Character causing change: taking a stand in Pickering

One student's will to make a small improvement

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Kate was in Grade 4 when she wrote The Letter to the headmaster. She was concerned, she said, about a matter in which the school was not conforming to its values.

Values are a serious matter at Pickering College. Although the school is non-denominational, every day starts with a Quaker-style "meeting" in the tradition of the school's 1842 founders when staff and students can speak out. The head, Peter Sturrup, had the nine-year-old in for a meeting. And then another. By the end of the year, she had convinced him to change school policy and allow junior girls to wear pants to school (except on Thursdays, when they go back to tunics). Her argument: Tunics were too cumbersome and hot for girls playing soccer at recess and, besides, if junior boys and older girls at the coed school could wear pants, why not the junior girls?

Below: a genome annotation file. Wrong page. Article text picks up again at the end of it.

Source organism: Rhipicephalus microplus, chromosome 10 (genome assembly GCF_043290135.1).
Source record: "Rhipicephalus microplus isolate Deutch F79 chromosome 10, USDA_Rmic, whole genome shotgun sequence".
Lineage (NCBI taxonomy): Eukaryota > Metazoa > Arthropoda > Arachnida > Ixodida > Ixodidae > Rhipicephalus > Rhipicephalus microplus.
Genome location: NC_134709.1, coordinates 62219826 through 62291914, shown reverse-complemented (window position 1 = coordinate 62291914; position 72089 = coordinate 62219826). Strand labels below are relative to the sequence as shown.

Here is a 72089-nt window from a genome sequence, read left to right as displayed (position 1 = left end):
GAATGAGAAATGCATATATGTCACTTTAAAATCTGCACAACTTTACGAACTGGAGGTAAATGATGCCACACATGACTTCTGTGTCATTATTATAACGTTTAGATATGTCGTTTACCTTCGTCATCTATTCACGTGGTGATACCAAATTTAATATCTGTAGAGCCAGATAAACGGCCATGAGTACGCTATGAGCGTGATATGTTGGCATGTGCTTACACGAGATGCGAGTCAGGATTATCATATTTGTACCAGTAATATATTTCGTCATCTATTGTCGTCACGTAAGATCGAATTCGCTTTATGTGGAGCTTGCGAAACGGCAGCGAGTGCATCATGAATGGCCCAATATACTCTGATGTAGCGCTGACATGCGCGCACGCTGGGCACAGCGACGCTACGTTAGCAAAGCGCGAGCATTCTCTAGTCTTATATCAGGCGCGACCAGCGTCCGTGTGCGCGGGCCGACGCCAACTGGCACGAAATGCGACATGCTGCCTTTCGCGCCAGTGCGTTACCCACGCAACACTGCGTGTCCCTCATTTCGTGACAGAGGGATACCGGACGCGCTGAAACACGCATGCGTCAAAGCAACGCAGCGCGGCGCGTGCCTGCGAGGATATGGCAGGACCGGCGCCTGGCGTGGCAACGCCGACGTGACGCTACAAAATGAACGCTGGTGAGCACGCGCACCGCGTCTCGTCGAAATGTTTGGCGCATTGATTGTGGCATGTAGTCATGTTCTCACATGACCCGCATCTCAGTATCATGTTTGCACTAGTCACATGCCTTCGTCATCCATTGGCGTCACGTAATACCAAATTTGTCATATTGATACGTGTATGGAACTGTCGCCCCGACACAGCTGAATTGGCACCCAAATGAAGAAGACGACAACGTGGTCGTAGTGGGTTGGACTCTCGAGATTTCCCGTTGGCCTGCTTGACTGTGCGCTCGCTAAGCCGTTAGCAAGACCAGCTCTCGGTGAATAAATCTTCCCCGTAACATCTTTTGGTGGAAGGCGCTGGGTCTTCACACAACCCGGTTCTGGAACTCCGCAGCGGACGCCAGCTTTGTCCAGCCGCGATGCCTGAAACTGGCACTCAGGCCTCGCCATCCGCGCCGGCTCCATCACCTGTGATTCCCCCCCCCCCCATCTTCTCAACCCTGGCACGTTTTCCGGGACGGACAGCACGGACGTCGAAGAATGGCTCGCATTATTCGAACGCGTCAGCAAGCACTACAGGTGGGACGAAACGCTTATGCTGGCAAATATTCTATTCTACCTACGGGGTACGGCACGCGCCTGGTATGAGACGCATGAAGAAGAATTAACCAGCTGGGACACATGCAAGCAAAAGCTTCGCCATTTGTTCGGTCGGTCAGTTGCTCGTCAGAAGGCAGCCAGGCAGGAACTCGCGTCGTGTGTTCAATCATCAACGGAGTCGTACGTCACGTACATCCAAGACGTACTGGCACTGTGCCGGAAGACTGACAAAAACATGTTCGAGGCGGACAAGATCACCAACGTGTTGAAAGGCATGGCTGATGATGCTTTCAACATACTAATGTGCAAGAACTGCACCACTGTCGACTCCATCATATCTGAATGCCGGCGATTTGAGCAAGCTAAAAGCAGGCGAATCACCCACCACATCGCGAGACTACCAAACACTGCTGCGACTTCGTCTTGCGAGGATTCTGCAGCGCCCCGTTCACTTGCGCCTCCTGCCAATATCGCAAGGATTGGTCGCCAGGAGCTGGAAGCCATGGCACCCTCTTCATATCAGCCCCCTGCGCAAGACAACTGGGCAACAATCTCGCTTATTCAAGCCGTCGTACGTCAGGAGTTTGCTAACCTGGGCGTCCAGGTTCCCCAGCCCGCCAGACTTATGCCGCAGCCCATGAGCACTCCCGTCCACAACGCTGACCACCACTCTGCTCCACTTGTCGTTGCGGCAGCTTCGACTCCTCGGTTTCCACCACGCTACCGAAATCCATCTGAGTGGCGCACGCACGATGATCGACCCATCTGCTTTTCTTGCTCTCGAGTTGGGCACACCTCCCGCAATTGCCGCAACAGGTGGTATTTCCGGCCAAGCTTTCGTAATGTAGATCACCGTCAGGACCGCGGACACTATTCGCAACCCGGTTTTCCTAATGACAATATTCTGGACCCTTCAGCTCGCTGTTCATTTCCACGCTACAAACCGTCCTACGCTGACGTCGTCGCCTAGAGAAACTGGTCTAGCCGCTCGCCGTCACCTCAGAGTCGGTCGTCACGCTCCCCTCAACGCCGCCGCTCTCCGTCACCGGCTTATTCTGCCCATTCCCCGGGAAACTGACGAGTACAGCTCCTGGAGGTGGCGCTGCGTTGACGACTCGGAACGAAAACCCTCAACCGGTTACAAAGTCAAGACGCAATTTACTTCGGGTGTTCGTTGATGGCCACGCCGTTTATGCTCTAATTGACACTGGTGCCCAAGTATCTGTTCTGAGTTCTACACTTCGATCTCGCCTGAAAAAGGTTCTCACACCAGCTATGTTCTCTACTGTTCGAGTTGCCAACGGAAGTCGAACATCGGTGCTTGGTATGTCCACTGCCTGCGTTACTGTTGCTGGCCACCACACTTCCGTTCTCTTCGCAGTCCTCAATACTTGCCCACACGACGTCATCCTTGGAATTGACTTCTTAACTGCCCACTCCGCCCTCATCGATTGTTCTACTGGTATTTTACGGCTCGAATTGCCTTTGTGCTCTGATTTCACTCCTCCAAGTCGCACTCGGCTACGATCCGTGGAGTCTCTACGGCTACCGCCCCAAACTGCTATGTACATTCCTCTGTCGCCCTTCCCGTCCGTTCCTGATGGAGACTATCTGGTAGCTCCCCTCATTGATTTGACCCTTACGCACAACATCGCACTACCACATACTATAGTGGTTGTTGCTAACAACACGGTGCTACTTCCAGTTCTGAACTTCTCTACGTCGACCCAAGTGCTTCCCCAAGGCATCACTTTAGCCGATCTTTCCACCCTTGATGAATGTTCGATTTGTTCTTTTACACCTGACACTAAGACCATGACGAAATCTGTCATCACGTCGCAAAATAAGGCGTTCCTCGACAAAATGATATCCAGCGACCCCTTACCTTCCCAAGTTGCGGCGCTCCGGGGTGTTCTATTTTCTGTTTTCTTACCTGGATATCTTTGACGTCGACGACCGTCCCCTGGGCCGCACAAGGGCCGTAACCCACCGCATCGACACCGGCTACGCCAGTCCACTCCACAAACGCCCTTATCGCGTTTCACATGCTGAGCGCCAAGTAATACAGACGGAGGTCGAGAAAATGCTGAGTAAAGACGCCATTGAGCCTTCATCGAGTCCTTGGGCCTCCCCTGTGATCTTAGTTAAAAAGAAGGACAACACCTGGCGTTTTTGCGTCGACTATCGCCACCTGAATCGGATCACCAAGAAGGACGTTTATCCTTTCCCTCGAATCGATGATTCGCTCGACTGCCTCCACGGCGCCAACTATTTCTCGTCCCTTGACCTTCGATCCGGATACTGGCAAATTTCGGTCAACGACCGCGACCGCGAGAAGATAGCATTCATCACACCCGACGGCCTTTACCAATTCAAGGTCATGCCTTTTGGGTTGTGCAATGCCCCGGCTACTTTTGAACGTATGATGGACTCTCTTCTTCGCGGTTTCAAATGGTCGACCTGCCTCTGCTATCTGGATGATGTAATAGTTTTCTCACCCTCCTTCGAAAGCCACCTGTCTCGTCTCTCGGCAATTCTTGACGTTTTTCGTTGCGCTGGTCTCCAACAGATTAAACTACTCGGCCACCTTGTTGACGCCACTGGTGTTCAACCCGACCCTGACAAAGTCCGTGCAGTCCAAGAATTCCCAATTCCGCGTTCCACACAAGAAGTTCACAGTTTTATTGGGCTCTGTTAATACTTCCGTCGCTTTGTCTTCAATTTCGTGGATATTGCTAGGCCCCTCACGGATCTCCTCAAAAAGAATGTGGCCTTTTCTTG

"He was very open-minded," says Kate, 12, who, in spite of appearing shy, is described by a staff member as "humble, but a real leader."

"I thought it was fantastic," says Sturrup of the letter. "It was exactly what we teach our children: to stand up for what they believe in."

The rule change may have paid off: With Kate playing at mid-field, the junior girls soccer team came second in a private schools' tournament this year.

—Frank Jones
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